The fire, which was tackled by more than 30 firefighters, was a tragic event that killed about 60 animals. Some 150 dogs were saved, and from all the reports it looks as if the staff did not have a pre-prepared BCP. However, the public rallied round after the Dogs’ Home asked for people to provide temporary foster care for the rescued dogs. Large numbers of people turned up to help, volunteers at the site began collecting dog food, bedding and other items donated by the public, and a JustGiving account set up by the Manchester Evening News raised more than £1.2m. In fact so many people tried to turn up to help that the Cheshire Police tweeted: “High Volume of Vehicles at Cheshire Dogs Home to adopt dogs following the recent tragic fire. Avoid area if travelling.”

Volunteers are saying they have been overwhelmed by the response and that they now have rooms full of dog food, blankets, crates and baskets, and although many members of staff say they’re devastated by the fire, there’s a sense of optimism and comradeship as as fosterers turn up to take dogs home.

The net result seems to be that the Dogs’ Home is far better off than if they had had a BCP that clicked seamlessly into operation and hadn’t had to ask for help. So, before you decide to spend time and money on developing a BCP, ask yourself if you should just wait until an incident happens and hope that help and assistance will be provided by the public. Maybe this would only happen in the UK and to a Dogs’ Home. I wouldn’t recommend that a bank tries it!

As a Business Continuity professional, I was very disappointed to learn the other day that a major international organisation has publicly denied that it has a Business Continuity Plan (BCP) for the only product that it provides. Every other major international organisation that I come across is very proud of the fact that they have put in place measures to protect their product and services, and hence the interests of their stakeholders, by developing and maintaining effective BCPs.

And who is this organisation? None other than the International Olympic Committee (IOC). The IOC’s vice president John Coates described Rio’s planning as “the worst I have experienced”, and although the IOC has formed an emergency task force in a bid to bring Rio up to speed, he has denied reports in the London Evening Standard that London organisers had been contacted to see if the facilities built for the successful 2012 Games could be used again in two years’ time should the Brazilian city fail to reach its construction deadlines. “There’s absolutely no plan B,” he said. “There’s just absolutely no alternative of going back to another city. We’ll work through this and we’ll get to Brazil.”

Who needs Business Continuity eh? Just tell everyone that it won’t happen, and if it does, just work the the problems as they arise and carry on regardless.

 

I was attending a local Business Continuity Institute (BCI) forum the other day when someone mentioned the fact that there had been a ‘flu pandemic the other year. From a technical world health view this is correct, but from a Business Continuity (BC) perspective in the UK, I believe that this is dangerously misleading. As a consequence, I stated the view that as far as BC professionals are concerned, there was no ‘flu pandemic.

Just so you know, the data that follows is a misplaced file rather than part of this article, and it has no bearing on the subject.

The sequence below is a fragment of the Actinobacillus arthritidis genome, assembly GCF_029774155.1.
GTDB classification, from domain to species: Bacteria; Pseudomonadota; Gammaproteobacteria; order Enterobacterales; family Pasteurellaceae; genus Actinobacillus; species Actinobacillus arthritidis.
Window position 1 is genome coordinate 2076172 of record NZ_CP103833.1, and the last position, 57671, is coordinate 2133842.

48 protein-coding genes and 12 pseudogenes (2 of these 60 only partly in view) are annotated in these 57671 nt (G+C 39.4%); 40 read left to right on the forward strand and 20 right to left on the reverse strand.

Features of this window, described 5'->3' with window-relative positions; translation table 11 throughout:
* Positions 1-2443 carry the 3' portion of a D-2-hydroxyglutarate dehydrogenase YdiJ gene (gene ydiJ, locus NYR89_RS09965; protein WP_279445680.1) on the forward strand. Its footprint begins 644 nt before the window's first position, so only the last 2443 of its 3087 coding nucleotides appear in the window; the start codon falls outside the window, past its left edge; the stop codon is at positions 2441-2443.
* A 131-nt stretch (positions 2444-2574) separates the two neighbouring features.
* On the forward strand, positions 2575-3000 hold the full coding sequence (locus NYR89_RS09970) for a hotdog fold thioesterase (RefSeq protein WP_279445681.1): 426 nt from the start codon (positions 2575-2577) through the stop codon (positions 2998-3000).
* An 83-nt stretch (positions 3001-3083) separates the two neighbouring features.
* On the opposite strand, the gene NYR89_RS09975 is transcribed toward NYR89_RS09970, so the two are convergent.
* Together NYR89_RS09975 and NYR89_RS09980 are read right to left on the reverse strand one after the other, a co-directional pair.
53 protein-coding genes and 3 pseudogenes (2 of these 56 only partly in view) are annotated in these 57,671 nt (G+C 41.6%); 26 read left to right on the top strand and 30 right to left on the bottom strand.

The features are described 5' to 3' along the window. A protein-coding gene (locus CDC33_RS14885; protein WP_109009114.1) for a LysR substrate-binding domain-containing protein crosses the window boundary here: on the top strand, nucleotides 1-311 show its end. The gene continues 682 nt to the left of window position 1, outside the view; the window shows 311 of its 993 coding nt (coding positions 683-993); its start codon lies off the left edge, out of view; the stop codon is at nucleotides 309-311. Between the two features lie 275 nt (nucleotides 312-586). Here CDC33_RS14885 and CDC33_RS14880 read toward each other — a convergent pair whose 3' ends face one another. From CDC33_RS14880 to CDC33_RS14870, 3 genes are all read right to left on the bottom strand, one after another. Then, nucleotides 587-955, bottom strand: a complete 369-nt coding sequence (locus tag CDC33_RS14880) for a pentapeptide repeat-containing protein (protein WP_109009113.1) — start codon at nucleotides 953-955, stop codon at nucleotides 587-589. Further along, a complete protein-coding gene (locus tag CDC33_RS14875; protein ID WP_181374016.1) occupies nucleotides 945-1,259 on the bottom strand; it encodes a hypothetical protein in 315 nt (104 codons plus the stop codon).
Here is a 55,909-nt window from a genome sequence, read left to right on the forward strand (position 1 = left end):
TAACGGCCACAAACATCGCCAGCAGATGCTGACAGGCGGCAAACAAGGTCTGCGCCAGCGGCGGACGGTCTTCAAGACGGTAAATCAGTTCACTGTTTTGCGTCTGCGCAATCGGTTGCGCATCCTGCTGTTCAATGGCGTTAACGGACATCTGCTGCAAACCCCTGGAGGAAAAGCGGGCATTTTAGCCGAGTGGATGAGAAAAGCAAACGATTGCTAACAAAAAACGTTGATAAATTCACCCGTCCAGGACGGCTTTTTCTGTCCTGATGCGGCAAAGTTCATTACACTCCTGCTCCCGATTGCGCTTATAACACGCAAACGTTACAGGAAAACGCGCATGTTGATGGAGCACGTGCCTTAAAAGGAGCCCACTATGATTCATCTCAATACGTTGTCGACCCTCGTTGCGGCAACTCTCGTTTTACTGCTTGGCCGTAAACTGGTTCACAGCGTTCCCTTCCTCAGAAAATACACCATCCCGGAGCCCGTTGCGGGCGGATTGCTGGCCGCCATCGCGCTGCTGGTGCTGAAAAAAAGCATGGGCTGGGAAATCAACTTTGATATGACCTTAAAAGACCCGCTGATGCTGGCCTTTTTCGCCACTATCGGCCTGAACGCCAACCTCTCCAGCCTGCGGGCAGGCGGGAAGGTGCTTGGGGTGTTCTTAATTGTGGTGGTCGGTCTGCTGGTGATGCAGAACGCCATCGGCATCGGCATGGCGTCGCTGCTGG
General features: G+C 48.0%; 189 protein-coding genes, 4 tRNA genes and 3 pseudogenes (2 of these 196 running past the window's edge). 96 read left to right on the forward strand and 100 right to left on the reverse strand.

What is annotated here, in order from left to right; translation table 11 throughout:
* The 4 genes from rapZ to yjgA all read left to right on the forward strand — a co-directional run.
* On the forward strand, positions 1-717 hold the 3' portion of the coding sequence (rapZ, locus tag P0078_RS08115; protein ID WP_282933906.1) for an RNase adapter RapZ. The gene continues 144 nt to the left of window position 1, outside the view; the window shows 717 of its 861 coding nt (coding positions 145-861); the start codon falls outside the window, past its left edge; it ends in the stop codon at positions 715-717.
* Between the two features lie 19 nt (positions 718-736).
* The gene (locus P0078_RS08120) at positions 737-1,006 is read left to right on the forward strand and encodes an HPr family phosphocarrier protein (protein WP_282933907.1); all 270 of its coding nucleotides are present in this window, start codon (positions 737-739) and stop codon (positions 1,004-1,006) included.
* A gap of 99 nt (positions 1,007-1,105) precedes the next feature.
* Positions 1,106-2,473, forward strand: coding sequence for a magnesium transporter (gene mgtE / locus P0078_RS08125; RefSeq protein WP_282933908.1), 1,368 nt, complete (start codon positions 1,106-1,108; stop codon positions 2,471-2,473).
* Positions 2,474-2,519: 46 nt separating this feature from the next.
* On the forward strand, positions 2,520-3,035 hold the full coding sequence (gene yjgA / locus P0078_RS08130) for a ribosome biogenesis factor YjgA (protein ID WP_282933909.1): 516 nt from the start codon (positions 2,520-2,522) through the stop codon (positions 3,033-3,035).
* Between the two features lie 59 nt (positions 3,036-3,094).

Why do I hold this view? Well, quite simply, the ‘flu pandemic did not cause any more disruption to UK organisations than the ‘flu normally does in any year. In other words, it was a “business as usual” type of disruption, which could be treated by local management as just one of those day to day issues that need to be handled. Yes, I know that lots of organisations, particularly in the public sector, convened weekly meetings of managers to monitor the situation, just in case they needed to invoke their Business Continuity plans (or special’Flu Pandemic plans), but the impact of the incident was very small.

It’s a bit like saying that an organisation suffered from a fire just because someone burnt the toast. Yes, technically there was a fire, but it would have been quickly put out, there would have been very little business disruption, and no Business Continuity plans would be invoked. It would be dealt with as a  “business as usual” type of disruption.

Does this matter? Well, yes, I think that it does. To talk about ‘flu pandemic in the way that it was being talked about at the BCI meeting implies that there had been a business disruption and  that Business Continuity plans had been successfully invoked. There was no significant business disruption , and although ‘flu pandemic teams met,  no Business Continuity plans were invoked. In other words, the threat of the ‘flu pandemic was not realised, even though there was, technically, a ‘flu pandemic.

My message is simple. Don’t fool yourself into thinking that your plans dealt with the threat. It didn’t happen.

 

 

I have recently been contacted by an organisation that I did some work for more than 5 years ago, when I helped them in the development of an IT Service Continuity Plan. They would like some help in updating the plan.

This all seems very reasonable, until you realise that what they mean is that they would like some help in updating the original plan, in that they have not made any changes to it since I worked on it more than 5 years ago. Either they are an incredibly stable organisation that rarely changes or they simply put the plan on the shelf where it has been gathering dust. I know of at least one change that’s required though, and that is the name of the person responsible for maintaining the plan. Apparently, they left the organisation some time ago, which probably explains why the plan hasn’t been updated.

The interesting thing though, is why have they suddenly decided to update the plan. I’ll find out soon.